Other reasons why people experience health impacts from wind turbines include the swishing or thumping of the blades, which is highly annoying as the frequency and loudness varies with changes in wind speed and local atmospheric conditions. This is not at all like the sound of a passing train, aeroplane or tractor which moves on rapidly to be replaced by less intrusive background sounds. The noise of wind turbines has been likened to a “passing train that never passes” which may explain why it is prone to cause sleep disruption.
Some of those with heightened sensitivity to specific repetitive stimuli, such as those with Autistic Spectrum Disorder, Attention Deficit Disorder or Attention Deficit Hyperactivity Disorder (ADD/ADHD), can be seriously affected by the noise. Consultant clinical psychologist Dr. Susan Stebbings, from the Lincolnshire Partnership NHS Trust, said more research was needed into wind turbine noise and these disorders:
Because it is clear from our clinical knowledge of the condition of autism that the sensory difficulties individuals can have are possibly going to be impacted on by the presence of such large sensory objects in their environment.
Indeed, there is at least one case on record of a wind farm application being turned down because of the proven impact on children with autism.
Then there is shadow flicker or strobing which occurs when the rotating blades periodically cast shadows through the windows of properties. This can be truly unpleasant to live with and can trigger migraine and – much more rarely – epileptic fits in those suffering from photosensitive epilepsy. At night, the red warning lights on the tops of some turbines can cause blade glint and strobing effects, so it is not just a daytime phenomenon.
Then there is the effect of stress. If you live in a tranquil rural area like ours, where the daytime and night time noise levels are almost always very low, you may well suffer varying levels of stress from the imposition of industrial-scale wind turbines into the landscape. The stress can occur long before the turbines are erected: during the planning process; during the noise and disruption of the construction; when you see the turbines for the first time and cannot believe the scale of them; and, then, during their operation when your sleep is disrupted and other physical and mental symptoms present themselves.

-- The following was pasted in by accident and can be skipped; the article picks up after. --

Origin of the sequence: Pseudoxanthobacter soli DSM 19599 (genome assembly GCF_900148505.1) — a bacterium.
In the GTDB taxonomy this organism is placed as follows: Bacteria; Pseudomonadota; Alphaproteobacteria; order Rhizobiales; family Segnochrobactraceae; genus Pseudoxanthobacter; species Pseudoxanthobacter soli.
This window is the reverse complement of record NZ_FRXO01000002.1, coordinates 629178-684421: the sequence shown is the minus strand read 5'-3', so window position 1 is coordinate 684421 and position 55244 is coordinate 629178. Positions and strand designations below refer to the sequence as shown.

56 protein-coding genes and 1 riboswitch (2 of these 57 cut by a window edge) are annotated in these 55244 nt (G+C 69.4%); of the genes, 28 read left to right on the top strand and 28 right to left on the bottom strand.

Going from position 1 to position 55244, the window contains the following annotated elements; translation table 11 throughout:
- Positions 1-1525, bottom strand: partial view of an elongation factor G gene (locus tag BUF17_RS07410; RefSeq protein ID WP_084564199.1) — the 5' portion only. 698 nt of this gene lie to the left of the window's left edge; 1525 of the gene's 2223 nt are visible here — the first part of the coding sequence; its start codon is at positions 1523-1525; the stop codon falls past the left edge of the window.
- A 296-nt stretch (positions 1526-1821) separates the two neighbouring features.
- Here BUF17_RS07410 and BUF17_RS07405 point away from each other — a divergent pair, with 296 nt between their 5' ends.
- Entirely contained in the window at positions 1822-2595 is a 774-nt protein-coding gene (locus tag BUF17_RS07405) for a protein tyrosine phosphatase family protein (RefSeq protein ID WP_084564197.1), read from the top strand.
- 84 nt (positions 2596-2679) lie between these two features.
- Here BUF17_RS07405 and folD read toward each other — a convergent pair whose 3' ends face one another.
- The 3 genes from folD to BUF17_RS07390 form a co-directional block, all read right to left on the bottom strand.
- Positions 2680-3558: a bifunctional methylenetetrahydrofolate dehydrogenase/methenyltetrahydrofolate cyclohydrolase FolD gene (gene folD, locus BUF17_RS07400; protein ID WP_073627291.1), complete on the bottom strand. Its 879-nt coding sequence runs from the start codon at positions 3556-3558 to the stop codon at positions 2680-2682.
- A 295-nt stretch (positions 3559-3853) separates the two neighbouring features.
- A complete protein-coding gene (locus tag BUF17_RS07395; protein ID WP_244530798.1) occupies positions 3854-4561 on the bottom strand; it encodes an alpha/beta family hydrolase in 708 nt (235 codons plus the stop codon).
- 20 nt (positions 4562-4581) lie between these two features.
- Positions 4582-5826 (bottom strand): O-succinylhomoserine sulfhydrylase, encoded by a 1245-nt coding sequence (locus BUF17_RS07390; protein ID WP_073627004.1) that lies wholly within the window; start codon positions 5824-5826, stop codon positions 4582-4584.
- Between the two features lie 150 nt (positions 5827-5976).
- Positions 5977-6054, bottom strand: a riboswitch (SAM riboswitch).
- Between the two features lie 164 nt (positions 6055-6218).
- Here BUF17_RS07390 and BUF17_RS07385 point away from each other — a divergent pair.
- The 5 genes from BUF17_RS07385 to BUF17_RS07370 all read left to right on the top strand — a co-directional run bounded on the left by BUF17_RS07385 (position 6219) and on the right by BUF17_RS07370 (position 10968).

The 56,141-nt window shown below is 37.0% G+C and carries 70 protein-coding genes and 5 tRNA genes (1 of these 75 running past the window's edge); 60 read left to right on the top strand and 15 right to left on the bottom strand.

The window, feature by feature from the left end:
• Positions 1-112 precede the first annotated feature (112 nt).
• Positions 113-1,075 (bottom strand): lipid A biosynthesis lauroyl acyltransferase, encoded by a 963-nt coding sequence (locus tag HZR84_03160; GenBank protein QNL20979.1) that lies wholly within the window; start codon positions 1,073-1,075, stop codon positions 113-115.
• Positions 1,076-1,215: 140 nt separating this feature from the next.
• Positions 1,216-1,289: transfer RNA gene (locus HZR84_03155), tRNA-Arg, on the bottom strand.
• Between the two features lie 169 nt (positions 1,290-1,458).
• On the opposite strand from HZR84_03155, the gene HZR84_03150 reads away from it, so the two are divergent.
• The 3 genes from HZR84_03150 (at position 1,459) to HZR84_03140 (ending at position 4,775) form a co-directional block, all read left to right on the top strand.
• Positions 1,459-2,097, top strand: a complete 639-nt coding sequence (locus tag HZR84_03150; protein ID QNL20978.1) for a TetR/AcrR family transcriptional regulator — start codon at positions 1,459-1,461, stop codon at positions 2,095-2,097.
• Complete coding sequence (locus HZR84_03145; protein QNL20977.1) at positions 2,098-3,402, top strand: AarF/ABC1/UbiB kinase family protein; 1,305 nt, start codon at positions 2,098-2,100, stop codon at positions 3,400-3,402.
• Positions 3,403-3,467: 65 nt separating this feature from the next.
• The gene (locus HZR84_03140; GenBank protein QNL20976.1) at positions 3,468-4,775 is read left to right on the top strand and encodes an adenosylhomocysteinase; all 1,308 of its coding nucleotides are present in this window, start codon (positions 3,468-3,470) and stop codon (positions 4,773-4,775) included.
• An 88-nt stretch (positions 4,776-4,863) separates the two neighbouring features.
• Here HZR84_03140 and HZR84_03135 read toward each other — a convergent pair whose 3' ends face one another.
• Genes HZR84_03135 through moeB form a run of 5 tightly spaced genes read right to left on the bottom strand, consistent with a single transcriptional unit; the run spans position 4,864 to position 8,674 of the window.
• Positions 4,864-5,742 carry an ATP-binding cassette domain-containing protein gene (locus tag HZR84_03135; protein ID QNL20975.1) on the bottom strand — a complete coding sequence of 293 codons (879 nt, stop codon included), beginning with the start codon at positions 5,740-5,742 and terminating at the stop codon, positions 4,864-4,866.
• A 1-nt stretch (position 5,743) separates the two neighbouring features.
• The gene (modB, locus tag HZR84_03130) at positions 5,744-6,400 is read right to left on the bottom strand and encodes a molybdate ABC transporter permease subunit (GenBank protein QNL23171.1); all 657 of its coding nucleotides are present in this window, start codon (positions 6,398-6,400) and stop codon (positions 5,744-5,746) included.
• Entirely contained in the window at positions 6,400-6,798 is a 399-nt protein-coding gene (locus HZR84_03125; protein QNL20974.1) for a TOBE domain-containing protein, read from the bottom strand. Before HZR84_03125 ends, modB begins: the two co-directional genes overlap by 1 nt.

The effects of wind turbine noise have been known for several years now. In February 2007, a Plymouth GP, Dr. Amanda Harry, published a report “Wind Turbines, Noise and Health”. The report documents her contacts with 39 people living between 300 metres and 2 kilometres from the nearest turbine of a wind farm. She discovered symptoms such as those I have outlined experienced by people living up to 1.6 kilometres from the wind farms.
The wind industry has repeatedly tried to discredit Dr. Harry’s report, and another – published in 2009 – by a leading American Pediatrician Dr. Nina Pierpont, who coined the phrase “Wind Turbine Syndrome” to cover the range of health problems she investigated over five years in the US, the UK, Italy, Ireland and Canada. The global wind industry also spends vast sums attempting to discredit scientifically sound research studies, and the papers of experts in the physiology of the ear that prove infrasound can have adverse effects despite it not being audible.
It is true that both Dr. Harry’s and Dr. Pierpont’s research is largely anecdotal and does not reach the high standards needed for statistical validity. However, that also applied to reports on the association between lung cancer and smoking, and asbestos and asbestosis, in the early days.
We have now reached the stage in the debate when there can be no reasonable doubt that industrial wind turbines – whether singly or in wind farms – generate sufficient noise to disturb the sleep and impair the health of those living nearby. In fact, our own Government has long been fully aware of the problems, as demonstrated in a 2008 Economic Affairs Committee Memorandum by Mr Peter Hadden, which concludes that: